Digital records may not cut health costs, study cautions
Computerized patient records are unlikely to cut healthcare costs and may actually encourage doctors to order expensive tests more often, a study published on Monday concludes. Research in the journal Health Affairs found that doctors using computers to track tests, like X-rays and magnetic resonance imaging, ordered far more tests than doctors relying on paper records. The study showed there was a 40 percent higher rate of image testing by doctors using electronic technology instead of paper records. The gap was even greater—a 70 percent higher rate—for more advanced and expensive image tests.
- Antibiotic Overuse a 'Huge Threat' to Patient Safety, Says CDC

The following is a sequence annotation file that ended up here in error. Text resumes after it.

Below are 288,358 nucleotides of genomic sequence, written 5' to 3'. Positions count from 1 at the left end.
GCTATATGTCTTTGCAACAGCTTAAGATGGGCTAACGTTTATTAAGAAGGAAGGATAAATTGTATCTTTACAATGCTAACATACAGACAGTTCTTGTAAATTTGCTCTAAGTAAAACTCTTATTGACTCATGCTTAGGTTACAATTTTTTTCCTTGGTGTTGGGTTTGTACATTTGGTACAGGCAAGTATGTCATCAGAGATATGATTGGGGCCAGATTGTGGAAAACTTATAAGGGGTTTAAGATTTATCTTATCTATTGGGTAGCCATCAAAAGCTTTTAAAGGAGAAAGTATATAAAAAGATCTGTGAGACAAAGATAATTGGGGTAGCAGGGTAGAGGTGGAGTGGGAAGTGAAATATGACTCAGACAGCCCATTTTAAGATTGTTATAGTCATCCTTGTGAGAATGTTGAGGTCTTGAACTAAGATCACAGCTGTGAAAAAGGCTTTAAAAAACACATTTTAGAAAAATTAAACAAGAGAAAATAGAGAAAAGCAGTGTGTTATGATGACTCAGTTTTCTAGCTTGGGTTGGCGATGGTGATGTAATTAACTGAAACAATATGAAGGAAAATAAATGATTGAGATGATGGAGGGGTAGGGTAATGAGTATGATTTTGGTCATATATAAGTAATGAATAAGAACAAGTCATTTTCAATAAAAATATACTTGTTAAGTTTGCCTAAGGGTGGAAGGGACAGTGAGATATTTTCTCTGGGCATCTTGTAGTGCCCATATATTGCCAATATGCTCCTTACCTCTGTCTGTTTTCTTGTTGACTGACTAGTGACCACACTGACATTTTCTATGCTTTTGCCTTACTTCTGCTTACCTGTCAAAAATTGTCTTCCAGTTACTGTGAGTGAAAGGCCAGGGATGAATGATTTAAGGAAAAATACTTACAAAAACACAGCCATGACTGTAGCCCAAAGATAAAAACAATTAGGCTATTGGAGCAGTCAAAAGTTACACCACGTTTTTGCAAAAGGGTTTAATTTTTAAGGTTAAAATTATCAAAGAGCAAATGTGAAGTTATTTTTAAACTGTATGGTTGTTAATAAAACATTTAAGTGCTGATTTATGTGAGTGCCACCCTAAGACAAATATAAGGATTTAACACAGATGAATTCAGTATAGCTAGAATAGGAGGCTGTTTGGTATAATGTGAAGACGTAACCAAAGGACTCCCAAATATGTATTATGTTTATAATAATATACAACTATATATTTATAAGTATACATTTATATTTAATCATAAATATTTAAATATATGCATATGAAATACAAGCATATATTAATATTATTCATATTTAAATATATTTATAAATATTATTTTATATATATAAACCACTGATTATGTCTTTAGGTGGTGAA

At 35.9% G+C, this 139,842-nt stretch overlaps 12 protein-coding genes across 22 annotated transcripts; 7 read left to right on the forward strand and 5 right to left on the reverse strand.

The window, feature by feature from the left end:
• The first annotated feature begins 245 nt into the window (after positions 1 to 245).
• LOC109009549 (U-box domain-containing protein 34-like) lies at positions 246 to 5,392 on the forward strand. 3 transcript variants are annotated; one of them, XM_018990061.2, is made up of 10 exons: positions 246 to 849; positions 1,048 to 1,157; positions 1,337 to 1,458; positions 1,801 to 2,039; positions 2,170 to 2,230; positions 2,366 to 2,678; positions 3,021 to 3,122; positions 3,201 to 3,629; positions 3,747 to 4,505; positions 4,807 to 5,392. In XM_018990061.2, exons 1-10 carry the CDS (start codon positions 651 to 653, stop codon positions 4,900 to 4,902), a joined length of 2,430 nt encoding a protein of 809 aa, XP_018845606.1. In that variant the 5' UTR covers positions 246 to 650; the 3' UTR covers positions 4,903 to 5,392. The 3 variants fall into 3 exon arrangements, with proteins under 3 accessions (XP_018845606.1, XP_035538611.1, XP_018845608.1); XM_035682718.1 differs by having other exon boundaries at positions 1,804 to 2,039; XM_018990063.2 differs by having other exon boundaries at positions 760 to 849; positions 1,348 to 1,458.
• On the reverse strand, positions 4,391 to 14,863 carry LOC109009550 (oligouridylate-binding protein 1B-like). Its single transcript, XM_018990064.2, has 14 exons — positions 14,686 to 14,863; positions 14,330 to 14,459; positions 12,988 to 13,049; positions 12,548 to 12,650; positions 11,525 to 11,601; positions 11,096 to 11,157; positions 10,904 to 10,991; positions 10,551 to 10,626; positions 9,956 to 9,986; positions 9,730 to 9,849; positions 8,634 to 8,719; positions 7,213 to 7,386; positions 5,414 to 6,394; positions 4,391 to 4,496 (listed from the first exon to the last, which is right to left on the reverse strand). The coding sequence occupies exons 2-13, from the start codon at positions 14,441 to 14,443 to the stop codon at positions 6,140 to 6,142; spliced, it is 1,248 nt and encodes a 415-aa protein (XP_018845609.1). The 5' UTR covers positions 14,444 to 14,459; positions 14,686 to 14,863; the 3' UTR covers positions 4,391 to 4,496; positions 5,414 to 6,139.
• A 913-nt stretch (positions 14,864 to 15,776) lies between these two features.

- CFO Exchange: Smartphones Poised to Disrupt Healthcare, Says Topol
- Consumerism Drives Healthcare Branding, Rebranding Efforts
- 3 Traits Personality Assessments Can't Reveal
- PA Ranks See 'Phenomenal Growth,' Lack of Diversity
- CHS Hacked, 4.5M Patient Records Compromised
- Business Roundup: M&A Activity Down Slightly in First Half of 2014
- CFO Exchange: Healthcare Leaders Share 5 Innovative Ideas
- Large Employers Trimming Healthcare Spending
- CNO on Hospital Redesign: 'You Can't Over-Communicate'